I Can't Believe I Missed This, or a Prelude to Misreading Mácha

Radio Prague (poorly) profiles the Czech Avant-Garde poet (and later government official) Vítěslav Nezval. A really good introduction to Nezval is provided by Alfred French in his book The Poets of Prague, if you're interested.

What really struck me is the following quote by Nezval from 1936, which I don't know, but which is loaded with meaning (and which I'm going to contact them about):

Poetry that was written in the past doesn't continue to mean exactly the same as it did when it was first written. Even if its structure stays the same. Even if the poem itself remains the same, some of its components come to stand for different things. Poetry is like a moon which appears each night slightly altered in the ever-changing sky of history and time.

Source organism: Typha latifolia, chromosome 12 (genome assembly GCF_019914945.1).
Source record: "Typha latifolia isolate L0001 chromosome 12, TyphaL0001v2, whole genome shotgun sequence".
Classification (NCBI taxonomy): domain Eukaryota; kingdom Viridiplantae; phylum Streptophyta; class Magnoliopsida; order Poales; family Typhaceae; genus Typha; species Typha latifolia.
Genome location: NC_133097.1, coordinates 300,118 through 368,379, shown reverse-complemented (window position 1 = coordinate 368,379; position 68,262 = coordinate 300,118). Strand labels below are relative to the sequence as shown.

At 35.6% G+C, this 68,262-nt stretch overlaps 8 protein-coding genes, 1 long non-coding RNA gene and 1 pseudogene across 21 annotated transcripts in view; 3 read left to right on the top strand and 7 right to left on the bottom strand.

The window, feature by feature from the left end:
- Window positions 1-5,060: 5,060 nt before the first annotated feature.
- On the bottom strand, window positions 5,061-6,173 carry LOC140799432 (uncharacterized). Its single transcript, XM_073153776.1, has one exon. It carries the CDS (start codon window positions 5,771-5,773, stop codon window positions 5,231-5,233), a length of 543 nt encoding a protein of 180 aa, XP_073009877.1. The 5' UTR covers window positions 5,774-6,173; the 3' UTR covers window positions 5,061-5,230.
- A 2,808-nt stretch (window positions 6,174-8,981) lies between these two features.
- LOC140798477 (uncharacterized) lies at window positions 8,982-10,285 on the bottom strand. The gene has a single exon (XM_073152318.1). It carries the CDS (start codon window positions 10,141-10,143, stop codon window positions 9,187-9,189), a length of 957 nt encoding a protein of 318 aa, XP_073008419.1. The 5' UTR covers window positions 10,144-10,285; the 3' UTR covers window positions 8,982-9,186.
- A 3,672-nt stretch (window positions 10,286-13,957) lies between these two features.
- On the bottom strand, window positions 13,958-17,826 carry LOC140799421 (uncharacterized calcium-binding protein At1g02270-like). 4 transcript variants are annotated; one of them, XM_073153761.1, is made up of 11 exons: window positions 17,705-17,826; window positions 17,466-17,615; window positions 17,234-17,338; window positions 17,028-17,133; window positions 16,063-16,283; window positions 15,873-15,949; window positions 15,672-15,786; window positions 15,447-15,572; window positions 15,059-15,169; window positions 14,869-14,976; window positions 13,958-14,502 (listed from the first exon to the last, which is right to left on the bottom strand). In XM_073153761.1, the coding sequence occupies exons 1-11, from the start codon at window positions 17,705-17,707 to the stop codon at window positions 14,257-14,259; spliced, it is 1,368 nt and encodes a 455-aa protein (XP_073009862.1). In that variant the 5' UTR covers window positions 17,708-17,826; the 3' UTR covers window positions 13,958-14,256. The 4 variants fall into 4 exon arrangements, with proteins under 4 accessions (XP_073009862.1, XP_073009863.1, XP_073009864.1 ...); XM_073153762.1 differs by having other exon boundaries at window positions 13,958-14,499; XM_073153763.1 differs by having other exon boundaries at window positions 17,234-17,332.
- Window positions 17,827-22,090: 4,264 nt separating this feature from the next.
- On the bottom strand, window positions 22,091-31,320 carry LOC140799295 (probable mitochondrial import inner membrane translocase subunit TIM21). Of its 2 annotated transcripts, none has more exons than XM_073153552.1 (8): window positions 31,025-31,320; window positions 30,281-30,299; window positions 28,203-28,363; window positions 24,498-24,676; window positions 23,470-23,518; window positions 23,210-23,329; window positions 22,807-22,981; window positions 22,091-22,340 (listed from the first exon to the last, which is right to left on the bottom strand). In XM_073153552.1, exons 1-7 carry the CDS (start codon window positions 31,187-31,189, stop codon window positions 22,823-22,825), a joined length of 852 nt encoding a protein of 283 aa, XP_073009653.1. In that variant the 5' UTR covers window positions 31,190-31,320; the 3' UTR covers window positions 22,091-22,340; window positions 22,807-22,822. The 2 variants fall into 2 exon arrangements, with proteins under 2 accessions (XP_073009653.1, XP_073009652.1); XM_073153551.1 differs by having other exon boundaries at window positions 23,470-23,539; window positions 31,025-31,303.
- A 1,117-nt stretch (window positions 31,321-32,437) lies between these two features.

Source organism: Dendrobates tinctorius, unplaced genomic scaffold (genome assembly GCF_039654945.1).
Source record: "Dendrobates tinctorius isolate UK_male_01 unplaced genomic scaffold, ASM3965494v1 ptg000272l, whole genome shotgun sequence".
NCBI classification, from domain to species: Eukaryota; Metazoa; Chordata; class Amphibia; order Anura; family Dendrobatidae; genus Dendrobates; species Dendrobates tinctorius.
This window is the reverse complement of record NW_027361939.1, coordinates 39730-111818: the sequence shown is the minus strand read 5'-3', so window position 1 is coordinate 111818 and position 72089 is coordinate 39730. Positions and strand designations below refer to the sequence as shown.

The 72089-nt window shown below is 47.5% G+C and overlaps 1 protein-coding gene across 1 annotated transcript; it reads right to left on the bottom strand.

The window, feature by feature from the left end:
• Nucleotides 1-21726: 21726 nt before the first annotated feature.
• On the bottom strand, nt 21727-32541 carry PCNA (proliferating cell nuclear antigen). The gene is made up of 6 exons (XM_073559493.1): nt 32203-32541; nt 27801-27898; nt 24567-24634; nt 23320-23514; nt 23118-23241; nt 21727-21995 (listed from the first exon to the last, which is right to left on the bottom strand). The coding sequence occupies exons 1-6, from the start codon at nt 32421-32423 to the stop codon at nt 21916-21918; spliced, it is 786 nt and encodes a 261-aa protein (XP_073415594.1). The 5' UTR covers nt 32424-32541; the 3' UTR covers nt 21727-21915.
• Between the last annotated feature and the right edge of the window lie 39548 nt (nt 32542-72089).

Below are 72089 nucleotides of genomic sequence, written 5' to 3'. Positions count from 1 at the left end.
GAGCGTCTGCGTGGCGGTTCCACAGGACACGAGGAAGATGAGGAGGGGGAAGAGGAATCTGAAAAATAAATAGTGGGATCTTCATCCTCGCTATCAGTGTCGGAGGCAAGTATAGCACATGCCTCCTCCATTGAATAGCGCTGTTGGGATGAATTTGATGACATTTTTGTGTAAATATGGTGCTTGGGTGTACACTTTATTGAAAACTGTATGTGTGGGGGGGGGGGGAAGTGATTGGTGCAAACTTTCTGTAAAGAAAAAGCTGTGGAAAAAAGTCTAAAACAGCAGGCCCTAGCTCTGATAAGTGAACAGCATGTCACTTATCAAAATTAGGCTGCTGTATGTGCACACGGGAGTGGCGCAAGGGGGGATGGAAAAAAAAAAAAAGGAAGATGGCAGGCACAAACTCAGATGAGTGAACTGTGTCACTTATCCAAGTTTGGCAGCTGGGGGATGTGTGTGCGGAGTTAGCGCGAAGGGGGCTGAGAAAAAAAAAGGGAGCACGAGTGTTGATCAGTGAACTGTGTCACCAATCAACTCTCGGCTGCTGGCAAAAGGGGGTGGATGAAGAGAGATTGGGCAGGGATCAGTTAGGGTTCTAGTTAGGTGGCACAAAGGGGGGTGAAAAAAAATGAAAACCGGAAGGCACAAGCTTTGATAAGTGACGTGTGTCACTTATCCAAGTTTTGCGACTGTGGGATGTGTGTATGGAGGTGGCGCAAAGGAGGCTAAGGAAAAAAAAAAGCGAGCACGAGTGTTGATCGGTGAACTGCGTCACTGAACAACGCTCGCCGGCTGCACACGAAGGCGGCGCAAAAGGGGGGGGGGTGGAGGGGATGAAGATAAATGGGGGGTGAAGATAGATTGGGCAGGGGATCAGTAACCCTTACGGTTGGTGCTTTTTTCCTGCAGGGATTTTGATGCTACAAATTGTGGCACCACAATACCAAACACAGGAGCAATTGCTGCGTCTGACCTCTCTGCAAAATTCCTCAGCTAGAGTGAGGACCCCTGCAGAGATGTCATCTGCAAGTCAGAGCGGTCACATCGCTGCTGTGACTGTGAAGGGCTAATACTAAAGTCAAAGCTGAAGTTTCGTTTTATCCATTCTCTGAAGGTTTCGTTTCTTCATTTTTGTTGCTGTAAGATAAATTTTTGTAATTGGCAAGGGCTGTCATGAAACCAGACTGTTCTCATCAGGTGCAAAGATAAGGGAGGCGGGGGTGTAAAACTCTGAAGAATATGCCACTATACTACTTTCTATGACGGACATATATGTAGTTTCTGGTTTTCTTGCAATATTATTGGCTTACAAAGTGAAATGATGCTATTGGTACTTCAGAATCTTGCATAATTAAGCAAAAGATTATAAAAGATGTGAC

The centennial of the Czech Romantic poet Karel Hynek Mácha's death was celebrated in 1936. Nezval even edited a volume of Surrealist studies and art about Mácha in protest to the official celebrations. The title? Neither Swan Nor Moon, which is also the title of a poem by Mácha. Nezval and his friends committed some of the most celebrated misreadings ever. Mácha was transformed into the first Surrealist. But now it is time to make dinner. More on Mácha tomorrow.

(link via Langour Management)


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